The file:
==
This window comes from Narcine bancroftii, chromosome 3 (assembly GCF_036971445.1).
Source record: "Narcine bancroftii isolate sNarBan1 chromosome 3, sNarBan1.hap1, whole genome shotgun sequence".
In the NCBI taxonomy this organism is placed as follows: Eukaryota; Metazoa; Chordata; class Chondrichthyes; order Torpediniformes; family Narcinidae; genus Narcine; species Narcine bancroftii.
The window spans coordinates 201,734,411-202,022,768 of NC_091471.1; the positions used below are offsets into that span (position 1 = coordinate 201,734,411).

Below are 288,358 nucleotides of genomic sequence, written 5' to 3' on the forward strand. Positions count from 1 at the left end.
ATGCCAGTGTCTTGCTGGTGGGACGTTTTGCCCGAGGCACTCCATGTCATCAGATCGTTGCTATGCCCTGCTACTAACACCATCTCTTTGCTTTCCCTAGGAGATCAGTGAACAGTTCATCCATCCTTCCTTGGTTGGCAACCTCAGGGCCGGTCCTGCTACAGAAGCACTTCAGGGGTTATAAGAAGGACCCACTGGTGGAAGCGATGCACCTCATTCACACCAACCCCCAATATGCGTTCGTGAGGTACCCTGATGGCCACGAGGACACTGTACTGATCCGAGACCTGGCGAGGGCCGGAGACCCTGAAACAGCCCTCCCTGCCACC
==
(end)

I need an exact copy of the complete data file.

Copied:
This window comes from Narcine bancroftii, chromosome 3 (assembly GCF_036971445.1).
Source record: "Narcine bancroftii isolate sNarBan1 chromosome 3, sNarBan1.hap1, whole genome shotgun sequence".
In the NCBI taxonomy this organism is placed as follows: Eukaryota; Metazoa; Chordata; class Chondrichthyes; order Torpediniformes; family Narcinidae; genus Narcine; species Narcine bancroftii.
The window spans coordinates 201,734,411-202,022,768 of NC_091471.1; the positions used below are offsets into that span (position 1 = coordinate 201,734,411).

Below are 288,358 nucleotides of genomic sequence, written 5' to 3' on the forward strand. Positions count from 1 at the left end.
ATGCCAGTGTCTTGCTGGTGGGACGTTTTGCCCGAGGCACTCCATGTCATCAGATCGTTGCTATGCCCTGCTACTAACACCATCTCTTTGCTTTCCCTAGGAGATCAGTGAACAGTTCATCCATCCTTCCTTGGTTGGCAACCTCAGGGCCGGTCCTGCTACAGAAGCACTTCAGGGGTTATAAGAAGGACCCACTGGTGGAAGCGATGCACCTCATTCACACCAACCCCCAATATGCGTTCGTGAGGTACCCTGATGGCCACGAGGACACTGTACTGATCCGAGACCTGGCGAGGGCCGGAGACCCTGAAACAGCCCTCCCTGCCACC